Thanks to organizations like the Global Down Syndrome Foundation, there's an increasing amount of ongoing research into ways to further improve the health and well-being of people with Down syndrome. Research funded by Global Down Syndrome Foundation at the Linda Crnic Institute for Down Syndrome titled “Trisomy 21 Consistently Activates the Interferon Response” and recently published in eLife, suggests that people with Down syndrome may consistently have an immune response to an infection they do not have, which could contribute to some of the symptoms of Down syndrome.
"When you look at intelligence not as a test score or an IQ, you suddenly become a lot more inclusive in terms of how you look at all people and their capabilities."
Sie Whitten tells Romper that there are FDA-approved drugs that could help counteract the effects of this immune response , which will be tested in continued research. This kind of research for Down syndrome was relatively new when Sie Whitten’s daughter was born. She tells me that, in fact, Down syndrome research of any sort was lacking. At the time, “Down syndrome was the least funded [known] genetic condition at the National Institute of Health," she says.
All of these changes in birth rates and quality of life for people living with Down syndrome suggest that even if you don't have a child with Down syndrome, it's likely that you and your children will interact with children and adults with Down syndrome. As Dr. Baumer and Dr. Davidson explain:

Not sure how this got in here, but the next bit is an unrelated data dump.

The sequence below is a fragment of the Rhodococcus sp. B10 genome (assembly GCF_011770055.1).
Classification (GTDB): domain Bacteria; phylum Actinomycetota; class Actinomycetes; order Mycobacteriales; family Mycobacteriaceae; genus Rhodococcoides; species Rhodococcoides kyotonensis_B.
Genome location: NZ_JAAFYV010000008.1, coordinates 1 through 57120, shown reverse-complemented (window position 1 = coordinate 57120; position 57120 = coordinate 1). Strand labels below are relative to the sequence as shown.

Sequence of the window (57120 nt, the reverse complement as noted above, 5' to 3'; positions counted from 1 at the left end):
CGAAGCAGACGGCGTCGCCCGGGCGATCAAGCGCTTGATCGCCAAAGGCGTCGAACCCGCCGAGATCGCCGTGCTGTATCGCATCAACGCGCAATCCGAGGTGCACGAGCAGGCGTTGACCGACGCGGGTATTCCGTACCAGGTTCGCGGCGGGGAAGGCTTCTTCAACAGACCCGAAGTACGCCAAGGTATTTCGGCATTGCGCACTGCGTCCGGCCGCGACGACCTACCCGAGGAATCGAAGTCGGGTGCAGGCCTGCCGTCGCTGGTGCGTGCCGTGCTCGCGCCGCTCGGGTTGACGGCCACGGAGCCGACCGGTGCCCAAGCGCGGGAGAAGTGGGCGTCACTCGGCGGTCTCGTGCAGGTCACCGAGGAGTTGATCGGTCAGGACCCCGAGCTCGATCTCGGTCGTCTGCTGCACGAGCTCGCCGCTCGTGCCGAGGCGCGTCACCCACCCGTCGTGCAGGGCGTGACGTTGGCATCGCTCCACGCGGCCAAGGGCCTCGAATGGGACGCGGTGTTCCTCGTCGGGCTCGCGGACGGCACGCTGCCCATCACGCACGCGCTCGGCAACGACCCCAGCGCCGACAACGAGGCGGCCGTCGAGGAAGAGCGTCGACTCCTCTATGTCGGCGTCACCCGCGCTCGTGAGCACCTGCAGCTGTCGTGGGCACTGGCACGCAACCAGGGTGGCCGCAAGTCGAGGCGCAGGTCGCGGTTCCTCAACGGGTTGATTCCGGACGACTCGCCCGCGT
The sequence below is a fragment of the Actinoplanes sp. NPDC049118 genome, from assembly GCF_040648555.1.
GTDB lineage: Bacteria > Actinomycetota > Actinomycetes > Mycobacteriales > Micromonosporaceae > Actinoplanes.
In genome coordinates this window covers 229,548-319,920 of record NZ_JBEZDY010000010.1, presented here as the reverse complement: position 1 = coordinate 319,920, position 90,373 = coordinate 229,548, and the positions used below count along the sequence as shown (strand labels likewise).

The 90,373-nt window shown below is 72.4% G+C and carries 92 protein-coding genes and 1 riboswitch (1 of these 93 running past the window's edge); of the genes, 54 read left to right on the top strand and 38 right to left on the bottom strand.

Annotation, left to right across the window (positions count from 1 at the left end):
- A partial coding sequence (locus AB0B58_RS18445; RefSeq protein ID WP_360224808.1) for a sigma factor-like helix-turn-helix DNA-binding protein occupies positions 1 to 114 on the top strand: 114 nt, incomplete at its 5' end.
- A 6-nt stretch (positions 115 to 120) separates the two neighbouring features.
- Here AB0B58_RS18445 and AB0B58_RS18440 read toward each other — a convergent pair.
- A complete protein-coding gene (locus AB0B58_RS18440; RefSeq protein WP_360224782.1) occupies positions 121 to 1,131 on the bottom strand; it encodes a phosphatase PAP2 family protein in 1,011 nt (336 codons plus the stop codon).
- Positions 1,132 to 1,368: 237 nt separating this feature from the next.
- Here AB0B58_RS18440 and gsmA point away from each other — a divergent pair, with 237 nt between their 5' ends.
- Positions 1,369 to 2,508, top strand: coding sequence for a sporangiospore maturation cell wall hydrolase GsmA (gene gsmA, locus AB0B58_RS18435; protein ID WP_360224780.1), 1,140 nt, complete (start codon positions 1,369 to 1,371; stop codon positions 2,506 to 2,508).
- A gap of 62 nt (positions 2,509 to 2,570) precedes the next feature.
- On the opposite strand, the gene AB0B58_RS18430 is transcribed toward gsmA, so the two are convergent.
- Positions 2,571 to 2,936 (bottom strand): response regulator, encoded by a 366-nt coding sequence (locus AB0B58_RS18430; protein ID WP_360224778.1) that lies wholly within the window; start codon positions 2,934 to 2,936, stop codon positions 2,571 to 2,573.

For example, it's helpful to be aware of preferred language when discussing Down syndrome in order to help model thoughtful language when interacting with people with Down syndrome. The National Down Syndrome Society’s Guide for preferred language offers several tips for sensitivity, including using Person-First Language, meaning, for example, that a child with Down syndrome should not be referred to as a “Down syndrome child,” but rather "a child with Down syndrome." They also recommend not referring to the disorder as “Down’s” but rather by the full name: Down syndrome. Furthermore, they remind that the terminology of “mental retardation” has been replaced by "cognitive disability" or "intellectual disability."
Culturing these kinds of sensitivities as we model for our children how to interact with people who are different than we are in some way is so important. However, equally important is finding the ways in which we all share commonalities. Sie Whitten explains,
This kind of inclusivity and respect serves the entire population.